Prepare a close textual analysis of the opening scene from the 2008 film The Dark Knight. The scene runs for the first 5 minutes of the film (bank robbery scene). I’ve included the scene here for reference. Please note the scene contains violence 🙂 https://www.youtube.com/watch?v=Joz-tAsJ6as Scrutinise the scene shot by shot. After watching the sequence multiple times, identify the purpose of the scene and explain how the formal elements (e.g. mise-en-scène, editing, cinematography, sound) are used. Interrogate and analyse why and how these elements have been used to achieve a certain effect and how they create meaning. The introduction should identify the purpose of the scene and argue how formal elements are used to achieve this through three or four points (ie. Establishing motive, building tension, exposition, etc.). Throughout the analysis, focus on roughly two formal elements (cinematography, sound, mise-en-scene or editing). Don’t try to focus on every single element. Apply the terminology and concepts where relevant from the list below: Cinematography: camera angle & hight of framing, close-up, mid and wide shots, camera movement (zoom, pan, tilt, truck and dolly). Sound: digetic & non-digectic sound, music, foley, magnetisation, synchresis Mise-en-scene: setting, props, costume, make-up, lighting, performance Editing: Match on action, 180 rule, 30 rule, shot-reverse-shot, kuleshov effect, match cut, cutaway, cross cutting, jump cut, smash cut, dissolve and audio cuts It is essential that your analysis is supported with evidence from the film and at least 6 relevant scholarly references. You do not need to provide a plot synopsis—only discuss the plot where relevant.
hello, This paper is to be about the editing styles of director Alfred Hitchcock and how his editing makes him an amazing director. unless you can find another good topic relating to him. A movie i found to be useful was “Strangers on a train” and its use of cross cutting. Whatever else you can find will be amazing. Thanks in advance!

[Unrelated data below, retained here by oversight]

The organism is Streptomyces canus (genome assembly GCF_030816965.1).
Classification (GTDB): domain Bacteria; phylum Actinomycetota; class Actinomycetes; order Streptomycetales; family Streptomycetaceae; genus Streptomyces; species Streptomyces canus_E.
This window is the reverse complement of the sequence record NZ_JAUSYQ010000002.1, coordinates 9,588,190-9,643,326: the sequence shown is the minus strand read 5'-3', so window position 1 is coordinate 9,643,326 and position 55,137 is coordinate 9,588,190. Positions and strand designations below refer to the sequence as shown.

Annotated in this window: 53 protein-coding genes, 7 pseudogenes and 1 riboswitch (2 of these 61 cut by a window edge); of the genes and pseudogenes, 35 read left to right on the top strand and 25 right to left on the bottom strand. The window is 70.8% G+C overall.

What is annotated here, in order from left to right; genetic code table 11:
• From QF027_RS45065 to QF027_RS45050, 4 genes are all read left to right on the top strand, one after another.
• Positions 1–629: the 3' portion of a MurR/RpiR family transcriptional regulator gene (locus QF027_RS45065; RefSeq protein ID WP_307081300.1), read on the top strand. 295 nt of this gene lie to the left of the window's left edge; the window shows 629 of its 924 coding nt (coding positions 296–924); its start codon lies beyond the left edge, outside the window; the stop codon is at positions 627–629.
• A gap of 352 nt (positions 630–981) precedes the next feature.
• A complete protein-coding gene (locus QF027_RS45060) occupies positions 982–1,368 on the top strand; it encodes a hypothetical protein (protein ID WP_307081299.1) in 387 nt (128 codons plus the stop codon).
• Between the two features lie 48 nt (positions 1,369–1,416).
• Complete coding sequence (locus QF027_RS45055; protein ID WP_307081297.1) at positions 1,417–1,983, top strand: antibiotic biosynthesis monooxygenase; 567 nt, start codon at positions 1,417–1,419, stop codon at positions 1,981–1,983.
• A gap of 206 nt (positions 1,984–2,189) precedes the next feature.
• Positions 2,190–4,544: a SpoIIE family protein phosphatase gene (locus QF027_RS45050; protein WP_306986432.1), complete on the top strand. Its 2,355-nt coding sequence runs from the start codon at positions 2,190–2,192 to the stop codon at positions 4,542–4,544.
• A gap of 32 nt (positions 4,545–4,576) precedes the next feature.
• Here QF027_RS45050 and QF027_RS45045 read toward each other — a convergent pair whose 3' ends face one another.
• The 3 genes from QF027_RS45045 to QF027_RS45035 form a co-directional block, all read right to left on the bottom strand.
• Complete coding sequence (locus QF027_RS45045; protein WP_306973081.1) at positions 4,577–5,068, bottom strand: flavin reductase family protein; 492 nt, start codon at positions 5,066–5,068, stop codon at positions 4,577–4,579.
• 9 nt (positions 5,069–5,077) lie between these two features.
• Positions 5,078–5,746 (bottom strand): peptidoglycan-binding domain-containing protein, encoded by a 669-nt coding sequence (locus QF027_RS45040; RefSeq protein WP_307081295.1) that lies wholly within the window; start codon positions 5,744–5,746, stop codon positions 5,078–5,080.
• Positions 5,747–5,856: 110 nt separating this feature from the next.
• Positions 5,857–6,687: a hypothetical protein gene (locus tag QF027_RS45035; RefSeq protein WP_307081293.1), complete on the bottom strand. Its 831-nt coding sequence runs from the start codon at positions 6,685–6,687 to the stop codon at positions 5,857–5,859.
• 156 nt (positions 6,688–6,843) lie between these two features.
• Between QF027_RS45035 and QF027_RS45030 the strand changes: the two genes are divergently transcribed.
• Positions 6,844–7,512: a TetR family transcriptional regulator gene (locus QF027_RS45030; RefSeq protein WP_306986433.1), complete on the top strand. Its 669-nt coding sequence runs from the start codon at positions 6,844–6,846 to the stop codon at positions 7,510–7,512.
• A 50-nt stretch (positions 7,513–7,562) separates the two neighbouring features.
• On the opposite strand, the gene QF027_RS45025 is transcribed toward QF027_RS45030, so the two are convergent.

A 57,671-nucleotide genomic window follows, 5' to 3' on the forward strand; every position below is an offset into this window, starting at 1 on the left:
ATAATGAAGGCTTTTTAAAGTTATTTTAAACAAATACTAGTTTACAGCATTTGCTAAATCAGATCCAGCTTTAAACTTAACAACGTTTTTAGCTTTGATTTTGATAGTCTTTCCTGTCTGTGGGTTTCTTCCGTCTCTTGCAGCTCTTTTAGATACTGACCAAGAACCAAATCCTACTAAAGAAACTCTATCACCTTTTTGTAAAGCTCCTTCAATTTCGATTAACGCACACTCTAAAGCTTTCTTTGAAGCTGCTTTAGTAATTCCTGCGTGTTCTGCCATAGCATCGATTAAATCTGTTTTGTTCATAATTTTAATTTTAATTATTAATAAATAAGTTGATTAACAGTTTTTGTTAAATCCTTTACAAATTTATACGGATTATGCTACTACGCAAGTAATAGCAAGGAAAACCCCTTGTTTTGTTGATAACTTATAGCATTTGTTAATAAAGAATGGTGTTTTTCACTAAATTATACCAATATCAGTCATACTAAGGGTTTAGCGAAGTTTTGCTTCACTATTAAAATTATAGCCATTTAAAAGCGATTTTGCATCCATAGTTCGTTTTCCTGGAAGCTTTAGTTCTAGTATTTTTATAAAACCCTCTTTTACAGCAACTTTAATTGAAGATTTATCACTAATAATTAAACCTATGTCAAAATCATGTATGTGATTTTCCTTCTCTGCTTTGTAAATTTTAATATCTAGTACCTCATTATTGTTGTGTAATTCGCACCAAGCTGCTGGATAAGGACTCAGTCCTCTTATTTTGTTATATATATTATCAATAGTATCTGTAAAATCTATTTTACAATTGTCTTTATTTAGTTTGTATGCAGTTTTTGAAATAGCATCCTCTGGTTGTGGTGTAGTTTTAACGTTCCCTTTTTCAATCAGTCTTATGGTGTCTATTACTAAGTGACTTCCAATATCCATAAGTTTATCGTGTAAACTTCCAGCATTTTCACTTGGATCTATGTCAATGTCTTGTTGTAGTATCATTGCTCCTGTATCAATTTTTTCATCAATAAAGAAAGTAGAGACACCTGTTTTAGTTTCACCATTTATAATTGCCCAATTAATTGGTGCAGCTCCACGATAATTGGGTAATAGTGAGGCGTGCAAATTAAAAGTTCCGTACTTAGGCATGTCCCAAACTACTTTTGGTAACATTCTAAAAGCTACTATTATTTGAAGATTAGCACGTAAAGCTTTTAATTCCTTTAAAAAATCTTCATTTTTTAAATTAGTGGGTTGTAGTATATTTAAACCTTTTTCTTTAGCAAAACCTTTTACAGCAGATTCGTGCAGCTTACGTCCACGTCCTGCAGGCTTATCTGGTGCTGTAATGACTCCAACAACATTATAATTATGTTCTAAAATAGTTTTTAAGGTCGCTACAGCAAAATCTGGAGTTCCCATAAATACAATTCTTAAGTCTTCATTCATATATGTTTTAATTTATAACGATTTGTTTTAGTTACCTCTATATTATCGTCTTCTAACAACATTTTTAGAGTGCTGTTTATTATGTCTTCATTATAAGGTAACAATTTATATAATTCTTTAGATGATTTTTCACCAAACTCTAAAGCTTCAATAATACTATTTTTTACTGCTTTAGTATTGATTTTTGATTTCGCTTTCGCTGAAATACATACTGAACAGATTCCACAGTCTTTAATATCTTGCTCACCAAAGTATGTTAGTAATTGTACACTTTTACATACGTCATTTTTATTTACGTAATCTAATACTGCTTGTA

Flashback to 1999, nearly the end of the century and the beginning of a new millennium. You have been selected to serve as a judge at the Cannes Film Festival. This year’s festival organizers have decided to add a number of new award categories, one being the “best American film of the 20th century.” In your role as judge, you are required to write an argument for and a defense of the film you have selected to be among those in the running for the best film of the 20th century. On June 16, 1998, the American Film Institute announced their prestigious list of the 100 greatest films of the 20th Century. Now, you have been asked to choose from ONE of the following 26. (Except for #1, the films are not in order): OUR FILM IS ROBERT MULLIGAN’S 1962 CINEMA CLASSIC TO KILL A MOCKINGBIRD. Research: To prepare for this project, you must view one of the films listed above and then find numerous secondary sources about the film to support and illustrate your opinion and to explain why this is one of the best American movies of the 20thcentury. Like your documented essay in English 121, this research paper should arise out of opinions validated by critical analysis and substantiated by evidence. In other words, it is a lengthy, formal development of a thesis statement, supported principally by such traditional sources as books and articles in newspapers, magazines and journals, found in print and on-line, as well as by such non-traditional sources as interviews, videos and television programs. Sources (8 minimum) Primary: (1) the film you select Secondary: (7 minumum) Required: Original New York Times film review At least two critical articles about the film from scholarly journals. Suggested: Books (print or E-books) about the film Video documentaries about the film Interviews in print or online Biographical/autobiographical articles by or about the screenwriter, director, producer, leading actors, etc. regarding the film Film reviews If the film was based on a novel or play, one critical article about the original source Podcasts by film experts discussing the film Do not use blogs unless the source is a credentialed expert in the field of film. Requirements: All papers must be typed in 12 point type and double spaced. ALL information taken from outside sources must be documented according to MLA format. REMEMBER: This is a RESEARCH paper, so your main purpose is to demonstrate that you have done research by using and acknowledging your sources. If you plagiarize, I promise I will catch you, and you will receive an F on the paper and an F for the course. It is not worth the risk. THE FINAL PAPER MUST INCLUDE: Title page Formal outline Minimum of seven full pages of text Works cited list denoting the research gleaned from at least eight sources (including at least two journal articles and the original New York Times review) At least 15 in-text parenthetical citations in MLA format reflecting each of the sources on the works cited list PAPERS NOT MEETING ALL OF THESE REQUIREMENTS WILL NOT BE ACCEPTED. For general information and brief summaries of these films, see . This is NOT a source but is only a database for general information. In order to do this assignment, you must watch the 1962 Robert Mulligan classic To Kill a Mockingbird. I will be uploading the Works Cited page with all of the sources already provided and in MLA Format. These sources are mandatory as they have already been approved. There a total of 14 sources in the Works Cited, however, we must have a minimum of 15 in text citations in the paper. I will also be uploading a sample research paper and what aspects of the film should be talked about. The sample paper is how the assignment should be and turn out since it has all of the requirements from the title page, the formal outline, and the paper.